This post is a spiritual successor to The Smart Contract Network Effect Fallacy.
But this is not quite right. Bitcoin’s network effect as digital gold is not what many assert that it is. Network effects are nuanced, and generally misunderstood.
In this essay, I’ll explore the network effects of Bitcoin as digital gold, and as digital cash. I’ll also explore other competitive moats that are not network effects.
For general background, I recommend this Medium post, this a16z…
Cryptocurrencies and blockchains are not yet mature. Like computers from the 80s and 90s, although they technically work, they’re fragile in practice. As such, most of their users are technical, and tend to focus on technical challenges rather than go-to-market challenges.
The technical people building these systems tend to believe, either wholly or at least partially, “if you build it, they will come.” Against all odds, this actually worked for Bitcoin after its creator left the project without providing any future guidance in 2011.
Many think this was also true for Ethereum, but this patently false. Despite being worth hundreds…
There are a few commonly cited arguments on why it makes sense to build social media platforms on top of blockchains, and how these benefits will enable upstart social media protocols to displace incumbents.
In this essay, I’ll make the case that despite the benefits of moving social media onto blockchains, it’s unlikely that this will happen, at least directly. I’ll then explore alternative options for blockchain-based social apps.
The Problem: Incumbents Are Rent-Seekers
Facebook, Google, Twitter, Reddit, and Snapchat unilaterally control their respective platforms. These companies generate billions in revenue by selling ads alongside user attention. Content creators generally…
There are three fundamental hypotheses that attempt to answer the question, “What path will the super mega winner(s) in crypto take?”
In this post, I’ll detail each of these hypotheses. Note that all three hypotheses achieve the same result: massive stores of value. The primary difference between these hypotheses is the path by which these protocols get there.
The Store Of Value Hypothesis
The store of value (SoV) hypothesis is the most straightforward and the one that best aligns with a historical understanding of money, economics, and scarcity. …
Each of the major smart contract platforms is making a unique set of trade-offs. These trade-offs are not simply the presence or absence of specific features, but rather represent fundamentally different views of what trustless computation means.
This essay aims to provide a coherent framework through which one can understand these trade-offs and how they impact some of the predominant narratives in crypto such as digital gold, programmable money, censorship resistance, and permissionless-ness. Some definitions:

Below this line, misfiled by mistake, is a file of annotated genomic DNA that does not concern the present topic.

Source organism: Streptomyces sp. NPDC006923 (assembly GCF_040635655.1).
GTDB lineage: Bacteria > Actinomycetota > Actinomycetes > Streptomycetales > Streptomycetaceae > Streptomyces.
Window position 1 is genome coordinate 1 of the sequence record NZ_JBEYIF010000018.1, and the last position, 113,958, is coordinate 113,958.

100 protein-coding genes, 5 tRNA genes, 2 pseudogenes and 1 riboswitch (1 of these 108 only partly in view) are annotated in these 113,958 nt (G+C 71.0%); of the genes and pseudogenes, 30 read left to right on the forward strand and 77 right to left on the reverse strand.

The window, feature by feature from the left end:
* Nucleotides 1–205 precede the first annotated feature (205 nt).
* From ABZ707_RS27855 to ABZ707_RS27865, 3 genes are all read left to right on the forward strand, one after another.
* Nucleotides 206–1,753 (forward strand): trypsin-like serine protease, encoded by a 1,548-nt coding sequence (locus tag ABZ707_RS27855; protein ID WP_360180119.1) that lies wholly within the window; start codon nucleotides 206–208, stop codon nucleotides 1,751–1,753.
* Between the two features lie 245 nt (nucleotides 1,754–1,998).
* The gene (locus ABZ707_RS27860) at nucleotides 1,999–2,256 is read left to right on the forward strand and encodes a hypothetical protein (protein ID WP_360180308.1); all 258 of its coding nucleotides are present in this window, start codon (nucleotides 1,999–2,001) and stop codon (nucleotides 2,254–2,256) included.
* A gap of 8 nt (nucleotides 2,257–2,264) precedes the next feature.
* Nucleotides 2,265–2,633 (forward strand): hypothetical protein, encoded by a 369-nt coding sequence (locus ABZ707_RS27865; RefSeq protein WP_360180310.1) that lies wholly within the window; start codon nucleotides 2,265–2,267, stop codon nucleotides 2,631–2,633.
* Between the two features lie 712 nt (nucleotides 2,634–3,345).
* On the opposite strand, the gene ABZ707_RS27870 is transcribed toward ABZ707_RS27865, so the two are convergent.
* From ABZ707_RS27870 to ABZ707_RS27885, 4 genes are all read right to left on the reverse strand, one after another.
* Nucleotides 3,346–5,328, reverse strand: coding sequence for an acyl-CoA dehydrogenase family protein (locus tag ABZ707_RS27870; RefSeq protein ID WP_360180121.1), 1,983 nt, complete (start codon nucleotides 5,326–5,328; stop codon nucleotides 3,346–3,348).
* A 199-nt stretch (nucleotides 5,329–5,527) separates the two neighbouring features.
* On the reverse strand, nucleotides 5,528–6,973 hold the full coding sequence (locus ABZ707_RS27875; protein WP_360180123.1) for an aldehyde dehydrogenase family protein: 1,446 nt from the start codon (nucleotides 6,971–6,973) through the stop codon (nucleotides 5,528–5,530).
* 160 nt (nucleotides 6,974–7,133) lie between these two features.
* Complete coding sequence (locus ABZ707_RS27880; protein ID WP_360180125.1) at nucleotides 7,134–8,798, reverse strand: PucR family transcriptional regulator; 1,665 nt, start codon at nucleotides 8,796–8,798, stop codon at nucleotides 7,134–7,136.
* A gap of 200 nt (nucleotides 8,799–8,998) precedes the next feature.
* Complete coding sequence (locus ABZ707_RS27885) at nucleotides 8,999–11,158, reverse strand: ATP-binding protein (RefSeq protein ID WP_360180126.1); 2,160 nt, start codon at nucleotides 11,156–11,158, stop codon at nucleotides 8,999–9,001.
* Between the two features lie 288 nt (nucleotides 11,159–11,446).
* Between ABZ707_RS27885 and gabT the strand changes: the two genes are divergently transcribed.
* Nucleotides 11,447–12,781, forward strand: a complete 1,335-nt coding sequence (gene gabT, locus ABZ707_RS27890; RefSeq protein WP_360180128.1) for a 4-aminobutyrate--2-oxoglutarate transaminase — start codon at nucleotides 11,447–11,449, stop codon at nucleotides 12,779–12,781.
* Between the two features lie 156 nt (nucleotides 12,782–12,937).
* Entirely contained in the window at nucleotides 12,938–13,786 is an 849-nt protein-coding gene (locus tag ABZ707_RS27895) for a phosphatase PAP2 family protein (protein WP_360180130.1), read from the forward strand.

Censorship resistance — complete freedom of expression. In more technical terms, the ability to commit any arbitrary record to the blockchain.
Permissionless-ness — the ability…
There are three types of cryptoassets: stores of value, security tokens, and utility tokens. General-purpose stores of value should be valued using the equation of exchange because these currencies are independent monetary bases. Examples include Bitcoin, Bitcoin Cash, Zcash, Dash, Monero, and Decred.
Although some may disagree, I also include the native tokens of smart contract platforms such as Ethereum, EOS, Dfinity, and Kadena in this category. Why? Because there’s a real chance that the native token of a smart contract platform that becomes sufficiently useful will emerge as an independent store of value.
I won’t touch on security tokens…
Tesla may be a car company today, but Tesla won’t be a car company in 15 years. Rather, Tesla will be a full stack, vertically integrated clean energy company. They may still produce cars, but cars will represent a fraction of total profits.
For a sense of scale, consider that Tesla generated $7B of revenue in 2016. Of that, Tesla does not even break out non-automotive revenue, meaning that their battery/solar business today is small fraction of total sales.
Some quick numbers:
2016 Revenue: $515M (up about 6x year over year due to artificially restricted advertising revenue prior to 2016)
2016 Expenses: $919M
2016 Operating Loss: $404M
To justify a $20B valuation, the market is suggesting that, at some point in the future, Snap would need to generate financials that look something like this (assuming no discount for risk/time):
Operating margin: 20%
Operating profit: $2B
P/E multiple: 10x
Growing revenues and profits by about 10% / year each
I don’t see any way Snap’s current business can achieve these numbers. Revenue needs to grow 20x, and margins…
The Michael Flynn situation is bad. Really bad.
This post will outline Paul Ryan’s game theory on whether to investigate the Flynn situation further and the implications on the Republican party.
Vox provides a good summary of the facts. Here’s the quick version:
1. In December, during the transition, Flynn had conversations with the Russian ambassador to the US. Flynn told Russia that Obama’s Russian sanctions — the sanctions for interfering with the US election — would be revisited.
2. The NSA has for a long time eavesdropped on phone calls with foreign ministers. …
There’s been one common theme throughout Trump’s campaign: that the political establishment in Washington is corrupt, and that he as an outsider can “drain the swamp.” Trump’s final campaign ad is the perfect distillation of this message.
There are many lies contained in this ad. But by far the most salient lie is that Trump somehow represents any notion of change or that Trump is an outsider in any capacity.
Donald Trump is only an outsider in the sense that he has never held formal political office. …